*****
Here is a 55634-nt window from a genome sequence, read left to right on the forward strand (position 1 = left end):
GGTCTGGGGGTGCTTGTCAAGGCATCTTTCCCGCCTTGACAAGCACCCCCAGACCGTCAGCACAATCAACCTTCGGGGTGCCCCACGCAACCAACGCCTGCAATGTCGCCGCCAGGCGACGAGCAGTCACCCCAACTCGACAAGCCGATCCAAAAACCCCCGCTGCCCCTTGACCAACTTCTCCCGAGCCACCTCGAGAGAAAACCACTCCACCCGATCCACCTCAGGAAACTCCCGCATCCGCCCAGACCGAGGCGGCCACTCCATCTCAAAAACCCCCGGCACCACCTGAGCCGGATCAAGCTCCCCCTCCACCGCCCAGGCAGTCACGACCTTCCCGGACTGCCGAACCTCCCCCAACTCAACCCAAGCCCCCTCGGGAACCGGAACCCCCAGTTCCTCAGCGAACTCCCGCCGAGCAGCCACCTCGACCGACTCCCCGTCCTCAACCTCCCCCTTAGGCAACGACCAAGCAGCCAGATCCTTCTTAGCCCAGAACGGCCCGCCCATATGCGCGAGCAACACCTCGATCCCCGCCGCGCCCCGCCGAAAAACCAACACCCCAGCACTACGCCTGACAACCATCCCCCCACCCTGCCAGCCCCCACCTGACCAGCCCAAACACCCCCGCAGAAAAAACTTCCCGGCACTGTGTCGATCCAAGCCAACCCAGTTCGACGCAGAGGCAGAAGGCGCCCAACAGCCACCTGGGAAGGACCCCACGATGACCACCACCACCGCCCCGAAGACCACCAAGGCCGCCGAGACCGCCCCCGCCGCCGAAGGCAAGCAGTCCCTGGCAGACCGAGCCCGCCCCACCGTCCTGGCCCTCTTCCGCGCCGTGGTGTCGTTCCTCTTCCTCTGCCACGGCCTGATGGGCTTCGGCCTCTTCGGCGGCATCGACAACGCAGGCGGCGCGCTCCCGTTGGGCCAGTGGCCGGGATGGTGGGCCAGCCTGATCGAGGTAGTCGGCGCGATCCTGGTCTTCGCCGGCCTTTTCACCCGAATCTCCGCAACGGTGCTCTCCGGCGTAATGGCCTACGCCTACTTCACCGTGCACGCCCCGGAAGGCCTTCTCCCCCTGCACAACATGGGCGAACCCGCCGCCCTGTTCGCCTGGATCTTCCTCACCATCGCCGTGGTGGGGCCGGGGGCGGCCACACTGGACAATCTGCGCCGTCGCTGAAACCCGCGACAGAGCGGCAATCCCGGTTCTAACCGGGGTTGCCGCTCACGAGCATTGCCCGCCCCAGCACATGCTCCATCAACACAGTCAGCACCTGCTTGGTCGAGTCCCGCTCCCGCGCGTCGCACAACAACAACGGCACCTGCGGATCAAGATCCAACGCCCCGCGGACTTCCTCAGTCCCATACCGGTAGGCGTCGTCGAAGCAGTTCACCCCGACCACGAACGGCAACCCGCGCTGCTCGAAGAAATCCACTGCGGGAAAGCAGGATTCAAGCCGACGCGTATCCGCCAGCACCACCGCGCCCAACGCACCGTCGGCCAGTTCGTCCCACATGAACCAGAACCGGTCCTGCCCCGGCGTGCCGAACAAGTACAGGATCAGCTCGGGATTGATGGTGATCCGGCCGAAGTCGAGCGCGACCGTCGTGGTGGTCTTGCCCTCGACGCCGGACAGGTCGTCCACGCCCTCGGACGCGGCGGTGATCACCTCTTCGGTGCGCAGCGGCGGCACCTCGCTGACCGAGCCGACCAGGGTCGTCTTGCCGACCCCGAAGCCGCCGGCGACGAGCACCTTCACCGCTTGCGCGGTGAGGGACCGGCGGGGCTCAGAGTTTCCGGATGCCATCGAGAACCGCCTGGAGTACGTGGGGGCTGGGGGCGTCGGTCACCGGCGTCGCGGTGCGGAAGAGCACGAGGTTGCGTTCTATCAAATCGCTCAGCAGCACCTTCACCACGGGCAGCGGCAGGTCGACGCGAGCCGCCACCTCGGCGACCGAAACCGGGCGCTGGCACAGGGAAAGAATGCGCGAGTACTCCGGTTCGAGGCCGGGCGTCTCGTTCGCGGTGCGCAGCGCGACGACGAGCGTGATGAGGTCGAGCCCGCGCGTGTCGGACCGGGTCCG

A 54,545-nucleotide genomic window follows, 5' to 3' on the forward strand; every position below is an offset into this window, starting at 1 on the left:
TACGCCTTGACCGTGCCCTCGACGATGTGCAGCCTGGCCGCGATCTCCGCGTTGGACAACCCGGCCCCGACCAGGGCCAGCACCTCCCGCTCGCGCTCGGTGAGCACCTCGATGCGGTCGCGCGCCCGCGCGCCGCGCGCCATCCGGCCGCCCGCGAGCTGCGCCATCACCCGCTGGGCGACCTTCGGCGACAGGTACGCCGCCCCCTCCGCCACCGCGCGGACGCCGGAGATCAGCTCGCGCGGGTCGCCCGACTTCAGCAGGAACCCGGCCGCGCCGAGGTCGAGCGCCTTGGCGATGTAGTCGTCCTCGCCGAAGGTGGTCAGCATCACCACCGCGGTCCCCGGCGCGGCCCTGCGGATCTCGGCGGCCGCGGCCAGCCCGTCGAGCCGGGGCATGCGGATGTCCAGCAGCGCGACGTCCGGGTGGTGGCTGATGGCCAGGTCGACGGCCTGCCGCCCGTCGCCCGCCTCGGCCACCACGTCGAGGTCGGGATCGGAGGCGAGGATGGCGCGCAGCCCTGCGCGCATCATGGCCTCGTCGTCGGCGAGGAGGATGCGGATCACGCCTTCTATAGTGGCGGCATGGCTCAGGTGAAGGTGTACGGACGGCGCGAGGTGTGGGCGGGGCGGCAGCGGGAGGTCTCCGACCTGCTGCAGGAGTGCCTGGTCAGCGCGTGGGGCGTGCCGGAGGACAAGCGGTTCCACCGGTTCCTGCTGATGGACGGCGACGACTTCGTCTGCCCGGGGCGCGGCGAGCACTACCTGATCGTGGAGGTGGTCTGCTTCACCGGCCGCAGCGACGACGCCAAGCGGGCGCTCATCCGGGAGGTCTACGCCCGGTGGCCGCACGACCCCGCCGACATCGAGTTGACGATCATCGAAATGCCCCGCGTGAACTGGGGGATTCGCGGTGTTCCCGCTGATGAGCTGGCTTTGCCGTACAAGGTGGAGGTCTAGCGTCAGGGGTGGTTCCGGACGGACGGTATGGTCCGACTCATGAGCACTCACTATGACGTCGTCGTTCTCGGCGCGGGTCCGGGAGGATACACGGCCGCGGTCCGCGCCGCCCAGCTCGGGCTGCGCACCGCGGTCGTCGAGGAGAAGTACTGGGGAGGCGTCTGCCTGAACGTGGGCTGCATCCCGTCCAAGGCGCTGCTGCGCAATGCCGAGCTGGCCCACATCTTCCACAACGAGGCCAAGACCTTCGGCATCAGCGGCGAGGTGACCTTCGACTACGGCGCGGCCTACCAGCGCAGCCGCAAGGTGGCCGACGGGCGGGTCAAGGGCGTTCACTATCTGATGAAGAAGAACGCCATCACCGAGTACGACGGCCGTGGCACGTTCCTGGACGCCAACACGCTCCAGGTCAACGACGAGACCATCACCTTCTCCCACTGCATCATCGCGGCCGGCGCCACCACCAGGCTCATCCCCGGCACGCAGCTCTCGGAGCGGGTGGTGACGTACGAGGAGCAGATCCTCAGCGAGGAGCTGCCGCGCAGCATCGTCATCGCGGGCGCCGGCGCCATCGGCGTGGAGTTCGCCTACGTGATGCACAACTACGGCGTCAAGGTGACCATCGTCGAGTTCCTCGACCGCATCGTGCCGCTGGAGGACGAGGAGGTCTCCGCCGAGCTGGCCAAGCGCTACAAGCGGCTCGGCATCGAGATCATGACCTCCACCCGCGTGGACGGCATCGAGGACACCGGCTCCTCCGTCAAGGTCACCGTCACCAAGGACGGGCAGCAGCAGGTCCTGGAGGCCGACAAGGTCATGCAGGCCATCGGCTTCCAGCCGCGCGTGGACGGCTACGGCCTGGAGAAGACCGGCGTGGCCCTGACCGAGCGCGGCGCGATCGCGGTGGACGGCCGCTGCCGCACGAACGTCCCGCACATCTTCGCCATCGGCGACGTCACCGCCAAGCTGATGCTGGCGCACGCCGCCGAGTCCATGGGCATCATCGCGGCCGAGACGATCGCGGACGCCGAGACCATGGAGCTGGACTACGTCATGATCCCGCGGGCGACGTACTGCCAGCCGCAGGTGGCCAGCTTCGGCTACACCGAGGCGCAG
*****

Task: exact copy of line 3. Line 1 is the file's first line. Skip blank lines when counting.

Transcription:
A 54,545-nucleotide genomic window follows, 5' to 3' on the forward strand; every position below is an offset into this window, starting at 1 on the left: